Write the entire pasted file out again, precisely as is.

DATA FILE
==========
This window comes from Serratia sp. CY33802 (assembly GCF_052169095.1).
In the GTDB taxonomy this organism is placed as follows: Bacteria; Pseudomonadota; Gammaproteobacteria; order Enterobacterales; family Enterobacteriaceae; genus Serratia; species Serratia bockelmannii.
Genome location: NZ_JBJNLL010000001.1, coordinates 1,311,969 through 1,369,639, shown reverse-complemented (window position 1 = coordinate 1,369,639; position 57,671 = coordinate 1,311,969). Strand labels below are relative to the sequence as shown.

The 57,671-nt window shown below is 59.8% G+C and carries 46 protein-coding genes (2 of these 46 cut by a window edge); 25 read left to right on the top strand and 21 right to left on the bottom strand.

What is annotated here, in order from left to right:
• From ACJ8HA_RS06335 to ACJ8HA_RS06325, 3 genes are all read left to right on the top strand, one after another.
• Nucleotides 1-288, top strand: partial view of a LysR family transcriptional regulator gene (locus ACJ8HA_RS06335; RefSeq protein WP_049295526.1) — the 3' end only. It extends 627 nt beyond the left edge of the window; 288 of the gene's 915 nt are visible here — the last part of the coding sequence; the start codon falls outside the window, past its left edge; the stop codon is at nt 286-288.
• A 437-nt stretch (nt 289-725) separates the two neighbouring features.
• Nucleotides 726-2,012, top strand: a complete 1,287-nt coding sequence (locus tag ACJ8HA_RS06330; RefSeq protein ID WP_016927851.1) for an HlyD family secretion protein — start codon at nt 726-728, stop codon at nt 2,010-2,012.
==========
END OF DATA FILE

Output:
This window comes from Serratia sp. CY33802 (assembly GCF_052169095.1).
In the GTDB taxonomy this organism is placed as follows: Bacteria; Pseudomonadota; Gammaproteobacteria; order Enterobacterales; family Enterobacteriaceae; genus Serratia; species Serratia bockelmannii.
Genome location: NZ_JBJNLL010000001.1, coordinates 1,311,969 through 1,369,639, shown reverse-complemented (window position 1 = coordinate 1,369,639; position 57,671 = coordinate 1,311,969). Strand labels below are relative to the sequence as shown.

The 57,671-nt window shown below is 59.8% G+C and carries 46 protein-coding genes (2 of these 46 cut by a window edge); 25 read left to right on the top strand and 21 right to left on the bottom strand.

What is annotated here, in order from left to right:
• From ACJ8HA_RS06335 to ACJ8HA_RS06325, 3 genes are all read left to right on the top strand, one after another.
• Nucleotides 1-288, top strand: partial view of a LysR family transcriptional regulator gene (locus ACJ8HA_RS06335; RefSeq protein WP_049295526.1) — the 3' end only. It extends 627 nt beyond the left edge of the window; 288 of the gene's 915 nt are visible here — the last part of the coding sequence; the start codon falls outside the window, past its left edge; the stop codon is at nt 286-288.
• A 437-nt stretch (nt 289-725) separates the two neighbouring features.
• Nucleotides 726-2,012, top strand: a complete 1,287-nt coding sequence (locus tag ACJ8HA_RS06330; RefSeq protein ID WP_016927851.1) for an HlyD family secretion protein — start codon at nt 726-728, stop codon at nt 2,010-2,012.